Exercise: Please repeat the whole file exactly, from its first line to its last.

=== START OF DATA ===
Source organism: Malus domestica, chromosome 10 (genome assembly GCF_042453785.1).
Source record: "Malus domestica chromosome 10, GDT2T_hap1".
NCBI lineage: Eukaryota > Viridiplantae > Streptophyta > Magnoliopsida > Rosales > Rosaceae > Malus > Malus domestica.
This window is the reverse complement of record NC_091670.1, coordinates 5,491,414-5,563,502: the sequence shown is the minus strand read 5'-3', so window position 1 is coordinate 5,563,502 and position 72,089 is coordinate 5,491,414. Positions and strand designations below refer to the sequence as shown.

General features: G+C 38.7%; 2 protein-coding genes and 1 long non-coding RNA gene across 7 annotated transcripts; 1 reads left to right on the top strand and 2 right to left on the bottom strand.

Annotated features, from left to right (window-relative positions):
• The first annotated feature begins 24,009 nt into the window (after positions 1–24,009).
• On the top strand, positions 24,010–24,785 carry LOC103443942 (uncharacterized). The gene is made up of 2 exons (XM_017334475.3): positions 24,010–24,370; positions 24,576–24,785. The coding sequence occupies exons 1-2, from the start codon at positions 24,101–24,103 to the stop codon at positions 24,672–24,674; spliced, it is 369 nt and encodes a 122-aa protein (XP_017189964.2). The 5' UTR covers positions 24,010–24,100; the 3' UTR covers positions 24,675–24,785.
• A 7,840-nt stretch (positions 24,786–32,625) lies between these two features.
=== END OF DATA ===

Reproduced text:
Source organism: Malus domestica, chromosome 10 (genome assembly GCF_042453785.1).
Source record: "Malus domestica chromosome 10, GDT2T_hap1".
NCBI lineage: Eukaryota > Viridiplantae > Streptophyta > Magnoliopsida > Rosales > Rosaceae > Malus > Malus domestica.
This window is the reverse complement of record NC_091670.1, coordinates 5,491,414-5,563,502: the sequence shown is the minus strand read 5'-3', so window position 1 is coordinate 5,563,502 and position 72,089 is coordinate 5,491,414. Positions and strand designations below refer to the sequence as shown.

General features: G+C 38.7%; 2 protein-coding genes and 1 long non-coding RNA gene across 7 annotated transcripts; 1 reads left to right on the top strand and 2 right to left on the bottom strand.

Annotated features, from left to right (window-relative positions):
• The first annotated feature begins 24,009 nt into the window (after positions 1–24,009).
• On the top strand, positions 24,010–24,785 carry LOC103443942 (uncharacterized). The gene is made up of 2 exons (XM_017334475.3): positions 24,010–24,370; positions 24,576–24,785. The coding sequence occupies exons 1-2, from the start codon at positions 24,101–24,103 to the stop codon at positions 24,672–24,674; spliced, it is 369 nt and encodes a 122-aa protein (XP_017189964.2). The 5' UTR covers positions 24,010–24,100; the 3' UTR covers positions 24,675–24,785.
• A 7,840-nt stretch (positions 24,786–32,625) lies between these two features.